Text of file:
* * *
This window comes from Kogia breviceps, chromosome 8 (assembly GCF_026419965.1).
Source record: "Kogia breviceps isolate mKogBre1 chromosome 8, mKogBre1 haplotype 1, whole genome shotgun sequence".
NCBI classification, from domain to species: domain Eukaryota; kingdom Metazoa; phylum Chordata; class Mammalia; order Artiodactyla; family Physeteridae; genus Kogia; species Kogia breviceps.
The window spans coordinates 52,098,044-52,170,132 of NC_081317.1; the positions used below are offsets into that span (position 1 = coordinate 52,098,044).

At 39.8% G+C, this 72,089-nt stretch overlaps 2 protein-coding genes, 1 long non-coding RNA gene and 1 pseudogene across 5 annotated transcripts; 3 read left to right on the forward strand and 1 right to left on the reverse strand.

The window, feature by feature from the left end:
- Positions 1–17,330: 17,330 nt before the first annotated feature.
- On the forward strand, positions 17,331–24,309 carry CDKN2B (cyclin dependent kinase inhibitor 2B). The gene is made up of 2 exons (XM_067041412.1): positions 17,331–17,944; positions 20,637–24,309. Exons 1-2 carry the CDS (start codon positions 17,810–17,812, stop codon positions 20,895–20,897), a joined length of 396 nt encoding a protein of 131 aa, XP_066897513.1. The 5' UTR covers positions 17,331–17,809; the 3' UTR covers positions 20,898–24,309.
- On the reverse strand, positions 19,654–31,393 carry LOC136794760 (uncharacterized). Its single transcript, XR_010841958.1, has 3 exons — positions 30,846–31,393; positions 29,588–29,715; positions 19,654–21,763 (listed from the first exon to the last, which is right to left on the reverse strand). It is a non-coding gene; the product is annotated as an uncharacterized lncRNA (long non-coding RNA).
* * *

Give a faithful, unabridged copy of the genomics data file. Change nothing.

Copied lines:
This window comes from Kogia breviceps, chromosome 8 (assembly GCF_026419965.1).
Source record: "Kogia breviceps isolate mKogBre1 chromosome 8, mKogBre1 haplotype 1, whole genome shotgun sequence".
NCBI classification, from domain to species: domain Eukaryota; kingdom Metazoa; phylum Chordata; class Mammalia; order Artiodactyla; family Physeteridae; genus Kogia; species Kogia breviceps.
The window spans coordinates 52,098,044-52,170,132 of NC_081317.1; the positions used below are offsets into that span (position 1 = coordinate 52,098,044).

At 39.8% G+C, this 72,089-nt stretch overlaps 2 protein-coding genes, 1 long non-coding RNA gene and 1 pseudogene across 5 annotated transcripts; 3 read left to right on the forward strand and 1 right to left on the reverse strand.

The window, feature by feature from the left end:
- Positions 1–17,330: 17,330 nt before the first annotated feature.
- On the forward strand, positions 17,331–24,309 carry CDKN2B (cyclin dependent kinase inhibitor 2B). The gene is made up of 2 exons (XM_067041412.1): positions 17,331–17,944; positions 20,637–24,309. Exons 1-2 carry the CDS (start codon positions 17,810–17,812, stop codon positions 20,895–20,897), a joined length of 396 nt encoding a protein of 131 aa, XP_066897513.1. The 5' UTR covers positions 17,331–17,809; the 3' UTR covers positions 20,898–24,309.
- On the reverse strand, positions 19,654–31,393 carry LOC136794760 (uncharacterized). Its single transcript, XR_010841958.1, has 3 exons — positions 30,846–31,393; positions 29,588–29,715; positions 19,654–21,763 (listed from the first exon to the last, which is right to left on the reverse strand). It is a non-coding gene; the product is annotated as an uncharacterized lncRNA (long non-coding RNA).